BBC Philharmonic, BBC Proms, Royal Albert Hall, London

Although both devout Catholics, Anton Bruckner and James Macmillan made awkward bedfellows. Put them next to each other and these two composers’ different musical languages – the mellow grandeur of Bruckner’s Austrian-accented German and the hard edge of Macmillan’s Scottish-accented English – were always going to throw up interesting contrasts.

In Tuesday’s Prom, Macmillan’s new choral work, Credo, a BBC co-commission, formed the hard core of the programme. On either side, the BBC Philharmonic wisely placed orchestral works by Wagner and Bruckner, not only to set up those contrasts, but also to provide some welcome emotional warmth.

The Prelude to Wagner’s Tristan und Isolde made a languorous start, especially at Juanjo Mena’s slow speed. After a rocky start to the season with a concert of Strauss and Sibelius in which the BBC Philharmonic’s string sound was worryingly anaemic, here it had recovered some depth. The most interesting aspect to this performance, though, was the rarely heard concert ending to the Prelude, which gave us almost four minutes of Wagner that we never usually hear.

The new Macmillan, lasting about 20 minutes, was a disappointment, especially coming from a composer who has made religious choral music a central strand of his work. This was Macmillan at his very weakest, throwing out a handful of striking ideas – a sub-Hollywood brass fanfare, a Messiaen-like wind chirruping – that never become more than empty musical gestures. The score barely manages to make sense for more than a minute at a time. Maybe Credo would have held together better if the performance had been sharper, but it seems unlikely. As it was, the large choir, comprising the Manchester Chamber Choir, Northern Sinfonia Chorus and Rushley Singers, was tentative in exposed passages, albeit stronger when they were all singing together. There was nothing here to like.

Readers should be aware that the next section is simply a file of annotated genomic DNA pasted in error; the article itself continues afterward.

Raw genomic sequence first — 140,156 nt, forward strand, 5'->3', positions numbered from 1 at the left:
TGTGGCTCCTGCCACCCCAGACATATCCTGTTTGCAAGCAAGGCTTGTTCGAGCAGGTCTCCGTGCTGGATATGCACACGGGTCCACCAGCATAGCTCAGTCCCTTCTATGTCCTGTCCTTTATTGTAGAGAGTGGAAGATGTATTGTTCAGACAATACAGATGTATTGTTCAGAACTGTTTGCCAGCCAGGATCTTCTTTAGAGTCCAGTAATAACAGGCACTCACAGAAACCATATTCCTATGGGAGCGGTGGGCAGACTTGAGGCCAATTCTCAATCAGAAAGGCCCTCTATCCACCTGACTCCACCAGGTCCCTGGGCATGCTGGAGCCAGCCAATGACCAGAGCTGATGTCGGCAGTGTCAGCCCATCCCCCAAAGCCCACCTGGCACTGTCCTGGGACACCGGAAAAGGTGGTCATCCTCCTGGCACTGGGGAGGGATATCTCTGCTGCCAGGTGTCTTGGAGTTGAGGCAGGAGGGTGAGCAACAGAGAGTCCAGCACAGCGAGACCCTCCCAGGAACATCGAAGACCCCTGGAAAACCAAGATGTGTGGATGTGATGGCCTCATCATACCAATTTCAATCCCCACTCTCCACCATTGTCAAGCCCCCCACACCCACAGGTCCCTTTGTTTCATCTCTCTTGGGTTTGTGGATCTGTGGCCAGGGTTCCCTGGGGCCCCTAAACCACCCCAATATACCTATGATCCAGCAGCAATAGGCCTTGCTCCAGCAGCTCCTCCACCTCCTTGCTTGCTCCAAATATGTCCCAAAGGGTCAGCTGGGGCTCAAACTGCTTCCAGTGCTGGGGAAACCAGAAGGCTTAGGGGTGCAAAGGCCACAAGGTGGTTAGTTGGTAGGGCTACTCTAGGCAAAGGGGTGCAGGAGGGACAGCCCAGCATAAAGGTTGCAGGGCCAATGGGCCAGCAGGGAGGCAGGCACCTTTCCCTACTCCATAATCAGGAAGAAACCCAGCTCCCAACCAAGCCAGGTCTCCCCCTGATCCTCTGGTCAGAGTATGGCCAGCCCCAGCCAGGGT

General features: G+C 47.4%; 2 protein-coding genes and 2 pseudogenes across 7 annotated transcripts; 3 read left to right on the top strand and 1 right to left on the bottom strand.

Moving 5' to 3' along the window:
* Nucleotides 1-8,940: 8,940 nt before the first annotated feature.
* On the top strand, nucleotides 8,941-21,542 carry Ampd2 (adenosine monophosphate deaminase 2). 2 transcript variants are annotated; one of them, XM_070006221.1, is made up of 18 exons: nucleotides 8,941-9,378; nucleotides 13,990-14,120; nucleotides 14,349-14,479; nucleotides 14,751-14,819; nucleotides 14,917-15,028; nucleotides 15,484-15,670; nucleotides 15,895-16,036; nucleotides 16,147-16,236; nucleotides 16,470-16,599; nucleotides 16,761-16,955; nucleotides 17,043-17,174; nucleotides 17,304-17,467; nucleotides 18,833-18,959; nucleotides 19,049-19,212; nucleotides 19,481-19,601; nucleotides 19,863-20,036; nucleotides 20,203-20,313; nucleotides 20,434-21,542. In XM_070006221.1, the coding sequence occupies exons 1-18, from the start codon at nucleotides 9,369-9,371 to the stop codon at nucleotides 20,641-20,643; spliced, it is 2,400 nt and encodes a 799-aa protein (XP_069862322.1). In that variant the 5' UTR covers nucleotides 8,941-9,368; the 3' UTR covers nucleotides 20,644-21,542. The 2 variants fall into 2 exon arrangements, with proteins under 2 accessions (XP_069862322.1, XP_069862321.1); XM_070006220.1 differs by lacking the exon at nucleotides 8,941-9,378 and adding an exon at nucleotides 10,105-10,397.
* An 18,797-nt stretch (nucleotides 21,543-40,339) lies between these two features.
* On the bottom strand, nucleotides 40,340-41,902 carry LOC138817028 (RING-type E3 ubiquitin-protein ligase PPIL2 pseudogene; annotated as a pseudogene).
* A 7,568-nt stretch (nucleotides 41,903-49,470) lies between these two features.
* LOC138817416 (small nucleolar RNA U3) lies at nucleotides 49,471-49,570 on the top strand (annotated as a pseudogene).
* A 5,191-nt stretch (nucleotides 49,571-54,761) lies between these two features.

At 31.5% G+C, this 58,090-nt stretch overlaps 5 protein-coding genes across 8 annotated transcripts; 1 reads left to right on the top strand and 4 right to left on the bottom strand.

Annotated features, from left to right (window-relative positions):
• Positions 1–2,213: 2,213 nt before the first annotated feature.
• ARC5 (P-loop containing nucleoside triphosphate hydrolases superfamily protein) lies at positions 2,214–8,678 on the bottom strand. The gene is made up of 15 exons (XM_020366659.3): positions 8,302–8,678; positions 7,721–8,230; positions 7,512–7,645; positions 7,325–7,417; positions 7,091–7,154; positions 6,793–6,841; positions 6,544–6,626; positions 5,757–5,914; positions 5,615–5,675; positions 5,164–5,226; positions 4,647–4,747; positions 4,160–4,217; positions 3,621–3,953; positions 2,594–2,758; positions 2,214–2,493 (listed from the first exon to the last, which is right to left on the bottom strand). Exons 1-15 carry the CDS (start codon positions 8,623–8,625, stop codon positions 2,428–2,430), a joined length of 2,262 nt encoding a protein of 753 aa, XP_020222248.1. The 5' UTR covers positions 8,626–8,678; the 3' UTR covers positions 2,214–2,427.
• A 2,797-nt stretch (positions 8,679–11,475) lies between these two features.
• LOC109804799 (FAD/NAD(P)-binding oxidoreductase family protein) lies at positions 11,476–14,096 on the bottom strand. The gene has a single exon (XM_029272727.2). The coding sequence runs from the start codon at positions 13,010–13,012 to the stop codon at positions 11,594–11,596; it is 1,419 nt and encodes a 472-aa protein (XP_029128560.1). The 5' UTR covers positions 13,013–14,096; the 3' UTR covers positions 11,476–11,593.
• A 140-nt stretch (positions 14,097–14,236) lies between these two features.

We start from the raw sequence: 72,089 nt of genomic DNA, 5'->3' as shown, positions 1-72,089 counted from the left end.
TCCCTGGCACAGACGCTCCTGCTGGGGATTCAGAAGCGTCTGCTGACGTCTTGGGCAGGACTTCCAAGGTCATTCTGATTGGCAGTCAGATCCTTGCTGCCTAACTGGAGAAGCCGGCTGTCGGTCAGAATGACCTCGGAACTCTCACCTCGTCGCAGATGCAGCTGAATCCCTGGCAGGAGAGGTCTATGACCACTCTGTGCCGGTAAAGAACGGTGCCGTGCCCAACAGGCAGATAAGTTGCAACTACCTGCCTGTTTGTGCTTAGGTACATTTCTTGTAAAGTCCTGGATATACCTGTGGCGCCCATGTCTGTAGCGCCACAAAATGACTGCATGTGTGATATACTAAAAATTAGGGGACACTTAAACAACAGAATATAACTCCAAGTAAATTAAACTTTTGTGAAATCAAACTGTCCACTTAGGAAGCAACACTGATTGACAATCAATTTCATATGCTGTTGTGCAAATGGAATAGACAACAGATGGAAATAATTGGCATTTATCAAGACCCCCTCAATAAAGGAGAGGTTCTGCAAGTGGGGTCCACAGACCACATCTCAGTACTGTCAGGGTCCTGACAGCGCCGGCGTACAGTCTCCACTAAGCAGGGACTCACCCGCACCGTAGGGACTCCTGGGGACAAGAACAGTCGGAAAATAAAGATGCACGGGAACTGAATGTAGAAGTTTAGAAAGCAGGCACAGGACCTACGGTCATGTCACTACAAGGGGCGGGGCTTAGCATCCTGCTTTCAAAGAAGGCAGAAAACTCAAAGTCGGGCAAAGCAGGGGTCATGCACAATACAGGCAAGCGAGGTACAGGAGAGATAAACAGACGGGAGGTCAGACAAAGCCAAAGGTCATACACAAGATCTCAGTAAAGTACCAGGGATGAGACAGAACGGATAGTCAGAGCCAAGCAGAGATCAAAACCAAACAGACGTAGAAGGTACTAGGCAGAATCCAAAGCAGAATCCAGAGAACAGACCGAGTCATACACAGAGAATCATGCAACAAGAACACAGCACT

Whatever other weaknesses Bruckner’s Symphony No.6 may have, it does not lack an inexorable sense of progress. Juanjo Mena, benefiting from the BBC Philharmonic’s somewhat improved form over the season, gave a big-boned performance. As the brass choirs pealed out, an echo several seconds long rang around the auditorium. The cathedral-like Royal Albert Hall really is a good place to hear Bruckner.

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